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Write Key Data Points about the Build (SetBuildProperties Activity)

Use SetBuildProperties to write key data points to the IBuildDetail object, which manages the storage of data about each build in the data warehouse. Much of this data appears to the user in the build results window.

SetBuildProperties Properties

  • PropertiesToSet: You must select the check boxes for the names of the properties that you want to set.

  • BuildNumber (String): You can set the BuildNumber of the build, which you might think of as the name of the build.

    TipTip

    If you want to set this value based on user-specified settings on the Process tab of the build definition, you should probably use the UpdateBuildNumber activity instead of this property.

  • CompilationStatus (BuildPhaseStatus): You can set the compilation status (CompilationStatus). (The MSBuild activity also sets this value automatically.)

  • DropLocation (String): You can record the drop location in the DropLocation property.

    NoteNote

    If you set this property, you do not actually create the drop location. Instead, you use this property to store, in the data warehouse, the location of the drop folder, which you typically create by using the CreateDirectory activity.

  • KeepForever (Boolean): You can set the KeepForever property to True if you want to bypass settings on the Retention Policy tab of the build definition and keep the completed build indefinitely.

  • LabelName (String): You can set the LabelName property to record the label that you used to mark this build on the source code files in version control. You set this property typically to match the value in the Name property of the LabelWorkspace activity.

    Important noteImportant

    Team Foundation Build requires this data to associate changeset and work items with builds. If you do not provide this data, the AssociateChangesetsAndWorkItems activity will fail.

  • LogLocation (String): You can use the LogLocation property record the UNC file path to the folder where your build process puts the log file.

    NoteNote

    You probably will not need to use this property in your custom build process. This property is primarily intended for use by the UpgradeTemplate.xaml file to support legacy build processes.

  • Quality (String): You can record the quality of the build in the Quality property.

  • SourceGetVersion (String): You can use the SourceGetVersion property to record the version specification for which the sources are retrieved for this build.

  • Status (BuildStatus): You can record the overall status of the build in the Status property. For example, you can use this property to indicate whether the build succeeded or failed.

  • TestStatus (BuildPhaseStatus): You use the TestStatus property to record the overall status of tests that were run on this build. For example, you can use this property to indicate whether the tests that you ran on this build succeeded or failed.

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You can use Team Foundation Build activities to control the build process in the following ways:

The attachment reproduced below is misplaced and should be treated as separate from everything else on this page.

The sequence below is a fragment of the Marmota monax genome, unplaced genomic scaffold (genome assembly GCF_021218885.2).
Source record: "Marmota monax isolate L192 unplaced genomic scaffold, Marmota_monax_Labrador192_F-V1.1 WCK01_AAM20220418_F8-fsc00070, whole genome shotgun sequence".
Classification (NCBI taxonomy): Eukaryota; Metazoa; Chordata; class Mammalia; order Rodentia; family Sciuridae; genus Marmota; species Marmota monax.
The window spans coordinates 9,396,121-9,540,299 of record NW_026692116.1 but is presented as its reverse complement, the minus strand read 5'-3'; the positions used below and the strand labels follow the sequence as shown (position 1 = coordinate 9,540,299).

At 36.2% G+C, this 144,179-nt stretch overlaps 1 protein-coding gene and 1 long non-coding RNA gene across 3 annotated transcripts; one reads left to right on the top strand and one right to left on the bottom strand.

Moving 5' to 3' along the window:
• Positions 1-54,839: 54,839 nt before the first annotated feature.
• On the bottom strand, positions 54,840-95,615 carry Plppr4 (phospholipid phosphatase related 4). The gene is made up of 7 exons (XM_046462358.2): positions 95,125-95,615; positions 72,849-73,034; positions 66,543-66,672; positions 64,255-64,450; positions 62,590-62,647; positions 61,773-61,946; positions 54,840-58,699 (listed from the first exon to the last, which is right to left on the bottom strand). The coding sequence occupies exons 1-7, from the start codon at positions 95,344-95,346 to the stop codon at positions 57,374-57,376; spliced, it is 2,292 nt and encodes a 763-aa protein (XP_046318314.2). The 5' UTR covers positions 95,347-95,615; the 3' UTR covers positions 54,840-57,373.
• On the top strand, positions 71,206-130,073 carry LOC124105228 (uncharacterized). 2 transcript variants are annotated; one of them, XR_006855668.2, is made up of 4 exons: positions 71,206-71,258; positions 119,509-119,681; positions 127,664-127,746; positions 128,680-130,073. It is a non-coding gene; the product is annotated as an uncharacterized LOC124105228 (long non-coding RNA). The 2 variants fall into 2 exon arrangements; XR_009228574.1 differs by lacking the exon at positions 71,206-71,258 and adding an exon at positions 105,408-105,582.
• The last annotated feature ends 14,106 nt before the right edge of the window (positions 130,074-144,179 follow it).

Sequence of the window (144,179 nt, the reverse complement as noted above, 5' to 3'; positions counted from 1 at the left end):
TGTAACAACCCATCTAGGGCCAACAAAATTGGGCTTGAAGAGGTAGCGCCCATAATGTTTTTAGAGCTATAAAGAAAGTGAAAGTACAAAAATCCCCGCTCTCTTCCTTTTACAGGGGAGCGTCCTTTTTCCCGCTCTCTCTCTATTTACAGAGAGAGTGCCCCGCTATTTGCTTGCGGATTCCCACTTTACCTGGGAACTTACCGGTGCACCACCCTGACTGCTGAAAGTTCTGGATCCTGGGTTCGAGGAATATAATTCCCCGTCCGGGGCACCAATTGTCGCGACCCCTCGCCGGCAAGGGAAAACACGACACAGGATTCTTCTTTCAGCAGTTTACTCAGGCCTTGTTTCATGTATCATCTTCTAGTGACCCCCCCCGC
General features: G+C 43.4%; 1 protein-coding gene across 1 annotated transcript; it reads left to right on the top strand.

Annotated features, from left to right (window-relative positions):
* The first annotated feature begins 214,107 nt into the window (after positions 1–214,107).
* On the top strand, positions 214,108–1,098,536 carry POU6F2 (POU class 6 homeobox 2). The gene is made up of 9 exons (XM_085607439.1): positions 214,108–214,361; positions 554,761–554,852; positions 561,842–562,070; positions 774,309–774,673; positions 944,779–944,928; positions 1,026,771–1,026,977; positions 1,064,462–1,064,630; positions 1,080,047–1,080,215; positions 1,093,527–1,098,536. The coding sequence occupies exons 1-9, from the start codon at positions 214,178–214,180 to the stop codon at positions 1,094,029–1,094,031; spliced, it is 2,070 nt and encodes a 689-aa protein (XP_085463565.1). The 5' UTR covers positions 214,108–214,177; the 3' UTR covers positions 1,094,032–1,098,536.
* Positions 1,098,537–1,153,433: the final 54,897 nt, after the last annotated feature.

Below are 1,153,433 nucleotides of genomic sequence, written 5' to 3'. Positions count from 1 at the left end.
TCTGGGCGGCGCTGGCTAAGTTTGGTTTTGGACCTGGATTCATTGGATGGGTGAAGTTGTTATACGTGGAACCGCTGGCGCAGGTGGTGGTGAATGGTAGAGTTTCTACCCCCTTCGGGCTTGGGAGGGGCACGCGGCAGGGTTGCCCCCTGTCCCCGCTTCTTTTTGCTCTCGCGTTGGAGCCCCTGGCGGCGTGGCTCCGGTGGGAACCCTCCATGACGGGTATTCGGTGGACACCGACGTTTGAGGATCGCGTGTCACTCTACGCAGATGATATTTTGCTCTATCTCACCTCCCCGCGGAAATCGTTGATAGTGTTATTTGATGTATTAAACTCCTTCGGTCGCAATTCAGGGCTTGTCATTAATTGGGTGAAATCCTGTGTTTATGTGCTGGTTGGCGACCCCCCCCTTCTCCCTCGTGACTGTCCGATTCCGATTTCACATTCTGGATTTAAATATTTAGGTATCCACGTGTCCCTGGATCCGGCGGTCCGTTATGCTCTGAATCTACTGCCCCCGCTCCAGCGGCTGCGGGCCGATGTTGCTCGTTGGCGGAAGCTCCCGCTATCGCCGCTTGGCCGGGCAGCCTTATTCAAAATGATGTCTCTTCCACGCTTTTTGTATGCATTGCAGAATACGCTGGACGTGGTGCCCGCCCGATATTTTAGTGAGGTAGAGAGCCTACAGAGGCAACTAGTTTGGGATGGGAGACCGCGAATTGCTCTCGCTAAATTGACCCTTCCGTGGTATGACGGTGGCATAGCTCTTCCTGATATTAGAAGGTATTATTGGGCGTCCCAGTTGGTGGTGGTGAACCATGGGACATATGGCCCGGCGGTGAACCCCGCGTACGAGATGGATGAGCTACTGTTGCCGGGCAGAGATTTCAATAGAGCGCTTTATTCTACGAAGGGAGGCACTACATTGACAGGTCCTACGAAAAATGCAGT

Run Activities on the Build Agent (AgentScope Activity)

Use the AgentScope activity to enclose the parts of your build process that you want to run on the build agent.

AgentScope Argument Properties

  • Agent Selection

    • MaxWaitTime (TimeSpan): You can specify the maximum amount of time that the build process waits for a build agent to become available. You can type a value in hh:mm:ss format. For example, the build will fail with a time-out error if you specify a value of 01:30:45 and the build has not been assigned to a build agent after 1 hour, 30 minutes, and 45 seconds. Specify a value of 00:00:00 if you want to give the build controller unlimited time to find a build agent to process this build definition.

      Important noteImportant

      You can avoid backing up your build queue by specifying a reasonable non-zero value in the MaxWaitTime property

    • ReservationSpec (AgentReservationSpec): You can constrain the kind of build agent that will process the activities that this activity contains. For example, you can specify that only build agents that have a certain tag are used to process the activities inside the AgentScope activity.

  • Execution

    • MaxExecutionTime (TimeSpan): You can specify the maximum amount of time that is allowed for this AgentScope activity to be completed. You can type a value in hh:mm:ss format. For example, the build will fail with a time-out error if you specify a value of 04:30:15 and the build agent has not completed its work after 4 hours, 30 minutes, and 15 seconds. Specify a value of 00:00:00 if you want to give the build agent unlimited time to process the build.

      TipTip

      You can avoid backing up your build queue by specifying a reasonable non-zero value in the MaxExecutionTime property

  • Scope

    • DataToIgnore: Ignore this property.

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Use a named mutex structure to implement a Thread safe process (SharedResourceScope Activity)

Use the SharedResourceScope activity to implement a named mutex (mutual exclusion) structure. The segment of your build process that you put inside this activity will be “thread safe.”